• The beauty of this analysis is that it is relative and most of the land value for both BYD and MGM resides in Las Vegas (Strip and Locals). Any change in my assumptions for land value affects both companies. In these charts I value Strip land at $7.5m per acre, LV locals at $1m, and Atlantic City at $5m. I cannot defend these land valuations in a court of law. I only offer them up for comparison purposes.
  • The implications are clear. BYD is a much cheaper stock. You want to focus on land? Fine, BYD looks more attractive. Land is not important? OK. BYD looks more attractive.
MGM owns more developable land but BYD's is relatively more valuable
BYD is a lot cheaper no matter how you factor in land

DPZ – International Remains strong and the U.S. looks to be Improving

Domino’s Pizza UK and Ireland, one of DPZ’s top 3 international master franchisees, reported strong 3Q sales trends today. Same-store sales grew 8.8%, which is an impressive number relative to last year’s comparison of up 14.1%. Domino’s UK and Ireland’s 535 stores account for about 15% of DPZ international store base. DPZ has relied on the success of its international business (represents over 25% of DPZ’s operating income) to offset recent domestic shortfalls. Going forward, the company expects a greater mix of its sales and income to stem from its international business as unit growth accelerates internationally. For reference, in 2008, DPZ continues to expect to add 200-250 net new stores despite its forecast of net negative 50-70 stores domestically.

Recent NPD trends indicate a sequential tick up in July QSR pizza category traffic. I would also expect August to have been helped by the Olympics. These two data points along with the fact that DPZ is facing an easier U.S. same-store sales comparison in 3Q (0.8% in 3Q07 vs. 4.4% in 2Q07) should benefit DPZ’s U.S. numbers. A pick up in 3Q U.S. trends would complement DPZ’s already proven international momentum.

Dublin Down

Ireland’s ISEQ Financial index jumped 27.65% on Tuesday following the Irish government’s announcement that it will guarantee, in full, the deposits in the six Irish-owned banks and building societies, as well as their borrowings, for two years. Following the US Senate’s rejection of the $700bn bailout on Monday evening, it seemed that Irish stocks were likely to face another swan dive on Tuesday after Monday’s worst single-day performance in the ISEQ Index’s 25-year history. Anglo Irish Bank had lost 46% of its value on Monday, its biggest decline in two decades, largely as a result of the bailout of its German competitor Hypo Real Estate. Finance Minister Brian Lenihan felt compelled to act in the face of what he deemed “a huge liquidity famine” for the Irish economy.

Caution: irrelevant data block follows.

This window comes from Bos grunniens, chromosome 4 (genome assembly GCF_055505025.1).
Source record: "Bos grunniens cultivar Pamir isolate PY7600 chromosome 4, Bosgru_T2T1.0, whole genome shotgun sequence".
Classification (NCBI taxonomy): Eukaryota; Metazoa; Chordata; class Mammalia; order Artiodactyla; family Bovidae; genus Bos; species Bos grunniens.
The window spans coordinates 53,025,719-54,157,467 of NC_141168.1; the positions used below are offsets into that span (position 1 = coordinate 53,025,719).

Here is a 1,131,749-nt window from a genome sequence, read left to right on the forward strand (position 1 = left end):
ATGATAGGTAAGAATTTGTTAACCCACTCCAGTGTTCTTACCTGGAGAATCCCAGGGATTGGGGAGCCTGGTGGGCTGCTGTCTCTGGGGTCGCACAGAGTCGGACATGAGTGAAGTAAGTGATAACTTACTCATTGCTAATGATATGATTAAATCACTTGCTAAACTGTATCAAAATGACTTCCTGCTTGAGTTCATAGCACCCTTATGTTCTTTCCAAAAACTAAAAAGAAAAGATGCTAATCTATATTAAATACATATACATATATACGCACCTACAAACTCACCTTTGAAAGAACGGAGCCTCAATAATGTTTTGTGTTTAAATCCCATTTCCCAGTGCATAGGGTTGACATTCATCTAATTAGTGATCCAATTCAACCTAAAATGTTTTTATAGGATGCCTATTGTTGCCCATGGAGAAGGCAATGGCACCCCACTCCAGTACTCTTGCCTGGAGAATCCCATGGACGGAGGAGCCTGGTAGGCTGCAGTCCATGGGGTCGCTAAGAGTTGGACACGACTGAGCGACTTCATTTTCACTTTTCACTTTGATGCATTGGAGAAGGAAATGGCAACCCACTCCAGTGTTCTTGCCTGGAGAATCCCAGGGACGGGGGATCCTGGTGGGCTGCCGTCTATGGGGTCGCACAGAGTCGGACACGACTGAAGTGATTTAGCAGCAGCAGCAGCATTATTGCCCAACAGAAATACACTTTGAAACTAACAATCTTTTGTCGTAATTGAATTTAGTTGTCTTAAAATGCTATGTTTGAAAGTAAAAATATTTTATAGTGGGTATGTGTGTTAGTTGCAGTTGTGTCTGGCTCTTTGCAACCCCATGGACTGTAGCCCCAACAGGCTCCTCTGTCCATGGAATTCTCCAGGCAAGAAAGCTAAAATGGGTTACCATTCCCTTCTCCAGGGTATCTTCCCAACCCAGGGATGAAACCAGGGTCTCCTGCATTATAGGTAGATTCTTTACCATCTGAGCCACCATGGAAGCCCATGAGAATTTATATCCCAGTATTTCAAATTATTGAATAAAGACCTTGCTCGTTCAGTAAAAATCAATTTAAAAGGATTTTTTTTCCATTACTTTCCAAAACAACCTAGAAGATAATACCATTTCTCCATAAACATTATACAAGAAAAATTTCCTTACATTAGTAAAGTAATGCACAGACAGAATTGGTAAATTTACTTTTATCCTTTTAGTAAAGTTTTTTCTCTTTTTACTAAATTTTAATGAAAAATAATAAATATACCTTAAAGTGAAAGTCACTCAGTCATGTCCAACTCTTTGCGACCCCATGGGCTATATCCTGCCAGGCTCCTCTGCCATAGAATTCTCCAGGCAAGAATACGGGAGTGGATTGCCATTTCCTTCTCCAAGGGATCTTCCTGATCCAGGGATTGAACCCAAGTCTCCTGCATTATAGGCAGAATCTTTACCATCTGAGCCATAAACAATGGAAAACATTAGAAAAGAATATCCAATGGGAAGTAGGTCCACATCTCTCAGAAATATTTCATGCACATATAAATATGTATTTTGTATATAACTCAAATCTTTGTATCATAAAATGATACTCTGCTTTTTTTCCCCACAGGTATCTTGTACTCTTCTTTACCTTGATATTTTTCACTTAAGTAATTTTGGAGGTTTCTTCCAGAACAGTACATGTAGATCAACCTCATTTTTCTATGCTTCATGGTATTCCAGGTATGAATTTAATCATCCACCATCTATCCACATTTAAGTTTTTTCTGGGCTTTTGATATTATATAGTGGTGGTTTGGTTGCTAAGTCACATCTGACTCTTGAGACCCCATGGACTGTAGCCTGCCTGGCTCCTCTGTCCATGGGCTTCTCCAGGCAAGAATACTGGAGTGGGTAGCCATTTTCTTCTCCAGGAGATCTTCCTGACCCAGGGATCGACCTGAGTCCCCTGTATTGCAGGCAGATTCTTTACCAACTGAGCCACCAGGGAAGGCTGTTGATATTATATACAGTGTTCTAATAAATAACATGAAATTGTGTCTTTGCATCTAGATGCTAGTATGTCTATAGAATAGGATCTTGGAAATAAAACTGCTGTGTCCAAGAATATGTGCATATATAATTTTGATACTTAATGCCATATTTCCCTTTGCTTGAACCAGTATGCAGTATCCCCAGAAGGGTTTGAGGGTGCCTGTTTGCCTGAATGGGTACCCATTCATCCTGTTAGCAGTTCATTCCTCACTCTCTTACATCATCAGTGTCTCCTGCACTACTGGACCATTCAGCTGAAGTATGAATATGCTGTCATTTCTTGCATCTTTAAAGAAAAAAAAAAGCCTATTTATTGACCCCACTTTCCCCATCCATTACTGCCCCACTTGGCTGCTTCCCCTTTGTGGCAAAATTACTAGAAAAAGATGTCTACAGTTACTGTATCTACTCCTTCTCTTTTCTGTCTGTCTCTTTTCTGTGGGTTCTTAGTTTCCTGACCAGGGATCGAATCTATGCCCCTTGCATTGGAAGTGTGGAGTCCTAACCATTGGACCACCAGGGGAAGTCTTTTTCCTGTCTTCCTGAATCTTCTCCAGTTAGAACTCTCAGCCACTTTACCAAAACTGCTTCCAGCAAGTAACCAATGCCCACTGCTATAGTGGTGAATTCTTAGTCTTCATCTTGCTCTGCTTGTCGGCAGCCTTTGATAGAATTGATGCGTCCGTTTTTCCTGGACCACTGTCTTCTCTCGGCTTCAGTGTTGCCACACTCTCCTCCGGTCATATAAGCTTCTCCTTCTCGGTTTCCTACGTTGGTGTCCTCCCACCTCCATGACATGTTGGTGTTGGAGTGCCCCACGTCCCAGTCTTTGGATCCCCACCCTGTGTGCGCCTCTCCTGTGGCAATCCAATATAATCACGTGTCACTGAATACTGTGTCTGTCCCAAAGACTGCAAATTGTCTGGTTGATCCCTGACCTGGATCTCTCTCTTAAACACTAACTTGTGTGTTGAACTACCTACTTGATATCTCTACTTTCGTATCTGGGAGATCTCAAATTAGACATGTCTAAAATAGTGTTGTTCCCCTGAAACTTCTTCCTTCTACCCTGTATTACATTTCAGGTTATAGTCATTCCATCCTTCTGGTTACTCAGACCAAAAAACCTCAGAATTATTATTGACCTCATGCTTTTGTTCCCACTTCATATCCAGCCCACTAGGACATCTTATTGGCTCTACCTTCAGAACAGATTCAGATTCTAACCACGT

While the move is attracting foreign deposits to Irish banks (cash is king), the move is certainly controversial. The government is effectively exposing the taxpayer to the collective liabilities of the six institutions – €400bn – while Irish GDP is approximately €190bn and the national debt stands is at €45bn. This constitutes a commitment of roughly 2x GDP. To put this in context, the proposed $700bn bailout in the United States amounts to 5% of U.S. GDP.

Mr. Lenihan insists that the government is not in the business of bailouts and will be charging the banks for the guarantee. The concentration of risk that the government is placing in the banking sector is massive and, as a result, raises questions about the viability of the economy. As a long-standing member of the European Union, Ireland’s guarantee has sent ripples throughout Europe. The scheme is said to give Irish banks an unfair advantage over foreign competitors. Furthermore, the fact that the guarantee applies to branches within Northern Ireland and Britain could enhance the perceived advantage. Authorities in Brussels are investigating whether or not the guarantee constituted illegal state aid.

Rory Green
Analyst